In recent weeks, regional transportation agencies in Southern California have made some slow moves towards embracing a more sustainable transportation network throughout the Southland. Local “Metropolitan Planning Organization” the Southern California Association of Governments (SCAG) is poised to pass a long term plan that would dramatically increase bicycle and pedestrian funding while its sister agency in San Diego passed the first regional funding plan complying with the state’s ground breaking greenhouse gas emissions law SB 375 which mandates improvements in air quality with reductions in vehicles miles traveled.
Last week, SCAG’s Joint Meeting of the Regional Council and Planning Committees met to vote on a proposed long-term plan for the SCAG region which covers Los Angeles, Orange, San Bernardino, Riverside, Ventura and Imperial counties, passed a measure that nearly tripled the regional investment in bicycle and pedestrian projects.
Over thirty people testified in favor of the proposal including representatives of the Safe Routes to Schools California, Los Angeles County Bicycle Coalition, National Resources Defense Council, and San Bernadino Council of Public Health. At the Safe Routes to Schools blog site, Jessica Meaney lists some of the more powerful testimonies.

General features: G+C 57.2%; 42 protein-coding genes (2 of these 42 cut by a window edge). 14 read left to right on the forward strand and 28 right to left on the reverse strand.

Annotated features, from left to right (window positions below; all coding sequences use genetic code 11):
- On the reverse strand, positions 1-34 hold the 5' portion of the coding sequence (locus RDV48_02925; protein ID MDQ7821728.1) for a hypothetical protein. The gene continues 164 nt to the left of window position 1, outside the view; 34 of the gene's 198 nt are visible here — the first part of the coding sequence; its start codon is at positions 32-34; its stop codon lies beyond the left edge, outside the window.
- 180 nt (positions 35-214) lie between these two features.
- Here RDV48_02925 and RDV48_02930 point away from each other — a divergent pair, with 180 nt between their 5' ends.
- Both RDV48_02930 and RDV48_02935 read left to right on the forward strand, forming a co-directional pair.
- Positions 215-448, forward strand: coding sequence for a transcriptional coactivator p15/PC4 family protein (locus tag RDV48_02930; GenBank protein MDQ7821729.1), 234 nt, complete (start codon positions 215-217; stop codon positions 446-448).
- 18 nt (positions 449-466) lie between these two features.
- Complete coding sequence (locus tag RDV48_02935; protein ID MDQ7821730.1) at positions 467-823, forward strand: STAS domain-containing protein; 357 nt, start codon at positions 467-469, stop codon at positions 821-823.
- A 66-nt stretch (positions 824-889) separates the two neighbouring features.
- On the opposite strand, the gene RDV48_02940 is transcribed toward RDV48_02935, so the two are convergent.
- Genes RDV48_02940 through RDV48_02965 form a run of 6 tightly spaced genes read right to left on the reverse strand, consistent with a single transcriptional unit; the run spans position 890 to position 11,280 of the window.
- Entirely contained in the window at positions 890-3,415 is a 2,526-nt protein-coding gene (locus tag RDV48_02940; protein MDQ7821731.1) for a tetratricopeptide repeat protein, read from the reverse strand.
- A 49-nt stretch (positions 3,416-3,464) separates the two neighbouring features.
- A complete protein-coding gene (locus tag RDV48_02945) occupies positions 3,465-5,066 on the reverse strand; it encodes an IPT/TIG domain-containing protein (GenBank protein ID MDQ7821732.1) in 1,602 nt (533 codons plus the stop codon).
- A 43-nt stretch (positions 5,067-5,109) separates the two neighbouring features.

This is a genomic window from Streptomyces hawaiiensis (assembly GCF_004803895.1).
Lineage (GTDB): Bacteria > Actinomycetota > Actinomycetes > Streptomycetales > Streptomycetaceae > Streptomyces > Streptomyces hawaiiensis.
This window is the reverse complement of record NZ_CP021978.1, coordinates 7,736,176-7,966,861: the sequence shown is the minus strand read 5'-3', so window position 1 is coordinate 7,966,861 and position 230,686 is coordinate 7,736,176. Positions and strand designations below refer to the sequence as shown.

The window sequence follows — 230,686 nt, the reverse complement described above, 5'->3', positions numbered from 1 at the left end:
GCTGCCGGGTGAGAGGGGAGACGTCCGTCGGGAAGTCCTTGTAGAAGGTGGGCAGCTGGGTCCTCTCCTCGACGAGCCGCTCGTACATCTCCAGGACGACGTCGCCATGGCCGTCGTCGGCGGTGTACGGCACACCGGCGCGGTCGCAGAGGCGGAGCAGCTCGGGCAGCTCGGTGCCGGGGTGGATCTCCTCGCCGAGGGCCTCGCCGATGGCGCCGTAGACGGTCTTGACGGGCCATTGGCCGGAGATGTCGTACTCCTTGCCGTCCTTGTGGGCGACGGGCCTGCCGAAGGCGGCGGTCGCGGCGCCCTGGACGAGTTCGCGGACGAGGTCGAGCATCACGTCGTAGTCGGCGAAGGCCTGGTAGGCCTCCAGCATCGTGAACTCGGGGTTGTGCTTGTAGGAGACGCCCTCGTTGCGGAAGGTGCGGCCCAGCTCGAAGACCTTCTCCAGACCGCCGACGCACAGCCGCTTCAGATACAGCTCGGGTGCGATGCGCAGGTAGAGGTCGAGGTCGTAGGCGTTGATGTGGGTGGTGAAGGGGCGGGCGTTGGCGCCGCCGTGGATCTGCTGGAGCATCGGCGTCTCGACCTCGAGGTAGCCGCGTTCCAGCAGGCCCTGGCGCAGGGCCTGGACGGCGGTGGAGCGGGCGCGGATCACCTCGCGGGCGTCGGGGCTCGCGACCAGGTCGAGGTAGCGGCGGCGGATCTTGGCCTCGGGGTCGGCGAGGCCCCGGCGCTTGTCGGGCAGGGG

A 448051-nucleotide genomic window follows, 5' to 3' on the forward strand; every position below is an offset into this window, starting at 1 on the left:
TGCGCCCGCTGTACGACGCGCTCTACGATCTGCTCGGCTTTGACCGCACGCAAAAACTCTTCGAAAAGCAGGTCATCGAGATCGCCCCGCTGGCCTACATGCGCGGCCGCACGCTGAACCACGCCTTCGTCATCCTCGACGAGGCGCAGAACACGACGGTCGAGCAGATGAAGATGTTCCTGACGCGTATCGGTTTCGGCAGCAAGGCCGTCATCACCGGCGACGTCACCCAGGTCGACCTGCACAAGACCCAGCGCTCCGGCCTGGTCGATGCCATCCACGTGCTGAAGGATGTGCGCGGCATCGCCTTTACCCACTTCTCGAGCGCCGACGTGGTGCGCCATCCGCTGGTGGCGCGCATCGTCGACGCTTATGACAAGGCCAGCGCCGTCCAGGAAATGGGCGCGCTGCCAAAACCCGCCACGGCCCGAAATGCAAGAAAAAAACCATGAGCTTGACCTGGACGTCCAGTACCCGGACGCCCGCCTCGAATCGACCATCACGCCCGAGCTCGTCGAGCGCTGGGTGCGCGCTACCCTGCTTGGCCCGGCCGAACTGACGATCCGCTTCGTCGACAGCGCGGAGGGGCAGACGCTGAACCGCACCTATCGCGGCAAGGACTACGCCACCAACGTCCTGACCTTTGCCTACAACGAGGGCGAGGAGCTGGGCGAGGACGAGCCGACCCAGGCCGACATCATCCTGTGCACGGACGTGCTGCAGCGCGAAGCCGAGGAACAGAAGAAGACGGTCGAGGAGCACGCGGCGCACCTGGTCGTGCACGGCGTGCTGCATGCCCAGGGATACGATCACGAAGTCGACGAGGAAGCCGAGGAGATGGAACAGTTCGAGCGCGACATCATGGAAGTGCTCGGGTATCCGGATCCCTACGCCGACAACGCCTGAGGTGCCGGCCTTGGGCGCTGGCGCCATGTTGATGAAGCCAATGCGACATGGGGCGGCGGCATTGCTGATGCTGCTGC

So bicycle and pedestrian planning is on the mark in Greater Los Angeles County. That’s the good news. The bad news is the near-tripling of funding is less impressive when put in a larger framework. SCAG updates its long-term plan every four years. In 2008, it allocated less than half of one percent to bicycle and pedestrian funding. This year’s draft plan increases that percentage all the way to 1.3% of the future funds or about $6 billion of a $450 billion spending plan.
The Safe Routes to Schools California explains why even the higher number is alarmingly low:
And given that 21 percent of all trips are conducted via walking or biking (2009 National Household Travel Survey) and 25 percent of all roadway injuries and fatalities in this region affect bicyclist and pedestrians (2008 SWITRS data), we continue to urge SCAG’s Regional Council to invest a significant percentage of resources toward walkable and bikeable communities and neighborhoods.
But even alarmingly low is better than the status quo. At NRDC’s Switchboard, Amanda Eaken casts a positive light on this modest victory but still calls for a more equitable funding scheme:
We couldn’t agree more. But is funding a paltry 1.3% enough to do that? We don’t think so. Equity, safety and the environment demand more than that.
Fortunately, there’s time to improve the plan. The next milestone is the December 1, 2011 vote of the full Regional Council to release the preferred alternative to the public for review.